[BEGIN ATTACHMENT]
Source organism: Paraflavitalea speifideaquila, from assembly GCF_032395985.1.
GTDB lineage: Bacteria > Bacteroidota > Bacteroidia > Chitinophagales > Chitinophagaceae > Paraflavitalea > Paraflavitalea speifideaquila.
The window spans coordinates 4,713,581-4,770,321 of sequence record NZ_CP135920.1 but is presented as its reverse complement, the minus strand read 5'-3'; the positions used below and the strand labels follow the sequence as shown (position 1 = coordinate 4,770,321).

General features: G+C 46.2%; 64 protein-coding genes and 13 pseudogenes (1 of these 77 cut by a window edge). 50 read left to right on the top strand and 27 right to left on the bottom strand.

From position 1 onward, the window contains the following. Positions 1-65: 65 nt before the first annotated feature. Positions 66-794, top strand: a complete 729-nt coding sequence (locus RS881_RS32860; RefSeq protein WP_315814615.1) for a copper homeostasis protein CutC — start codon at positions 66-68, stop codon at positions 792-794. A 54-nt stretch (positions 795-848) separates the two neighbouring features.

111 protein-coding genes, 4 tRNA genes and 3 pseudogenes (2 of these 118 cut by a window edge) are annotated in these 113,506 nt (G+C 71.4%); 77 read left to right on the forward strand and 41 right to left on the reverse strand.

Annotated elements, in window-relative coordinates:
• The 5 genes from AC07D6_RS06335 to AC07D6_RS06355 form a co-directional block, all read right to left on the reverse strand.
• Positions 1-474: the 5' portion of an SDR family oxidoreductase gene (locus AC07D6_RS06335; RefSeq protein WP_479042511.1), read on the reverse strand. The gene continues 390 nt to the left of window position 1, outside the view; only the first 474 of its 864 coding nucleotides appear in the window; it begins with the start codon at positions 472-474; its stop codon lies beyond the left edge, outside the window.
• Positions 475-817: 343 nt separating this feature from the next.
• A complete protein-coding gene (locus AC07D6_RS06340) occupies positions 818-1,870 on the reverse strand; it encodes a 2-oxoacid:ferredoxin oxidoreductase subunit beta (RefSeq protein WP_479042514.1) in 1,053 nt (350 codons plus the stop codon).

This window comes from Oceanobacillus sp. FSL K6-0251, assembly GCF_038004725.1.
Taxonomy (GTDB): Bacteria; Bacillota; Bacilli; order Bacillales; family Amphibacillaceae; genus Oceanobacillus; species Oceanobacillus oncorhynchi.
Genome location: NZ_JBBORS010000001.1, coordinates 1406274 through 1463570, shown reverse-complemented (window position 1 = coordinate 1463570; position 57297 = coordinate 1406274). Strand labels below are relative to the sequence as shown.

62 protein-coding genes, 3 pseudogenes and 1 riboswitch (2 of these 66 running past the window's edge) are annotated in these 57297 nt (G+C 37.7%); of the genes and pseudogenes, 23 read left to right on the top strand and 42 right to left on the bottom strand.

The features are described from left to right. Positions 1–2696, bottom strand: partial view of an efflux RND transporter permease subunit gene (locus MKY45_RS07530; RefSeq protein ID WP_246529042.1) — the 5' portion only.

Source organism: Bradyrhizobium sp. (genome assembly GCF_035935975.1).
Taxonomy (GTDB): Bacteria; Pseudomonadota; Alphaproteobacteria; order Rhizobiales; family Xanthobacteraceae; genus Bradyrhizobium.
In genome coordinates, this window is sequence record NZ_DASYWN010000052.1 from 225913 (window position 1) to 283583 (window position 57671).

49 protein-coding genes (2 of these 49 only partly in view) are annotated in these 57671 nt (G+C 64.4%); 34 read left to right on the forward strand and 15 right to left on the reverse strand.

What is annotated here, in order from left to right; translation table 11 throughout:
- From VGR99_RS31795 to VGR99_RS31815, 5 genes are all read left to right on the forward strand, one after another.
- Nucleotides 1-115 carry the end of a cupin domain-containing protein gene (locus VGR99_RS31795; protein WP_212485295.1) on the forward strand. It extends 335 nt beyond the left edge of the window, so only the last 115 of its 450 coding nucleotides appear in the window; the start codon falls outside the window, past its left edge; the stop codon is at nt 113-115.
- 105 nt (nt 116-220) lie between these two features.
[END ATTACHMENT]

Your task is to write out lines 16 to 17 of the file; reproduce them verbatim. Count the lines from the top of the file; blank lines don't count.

The features are described from left to right. Positions 1–2696, bottom strand: partial view of an efflux RND transporter permease subunit gene (locus MKY45_RS07530; RefSeq protein ID WP_246529042.1) — the 5' portion only.

Source organism: Bradyrhizobium sp. (genome assembly GCF_035935975.1).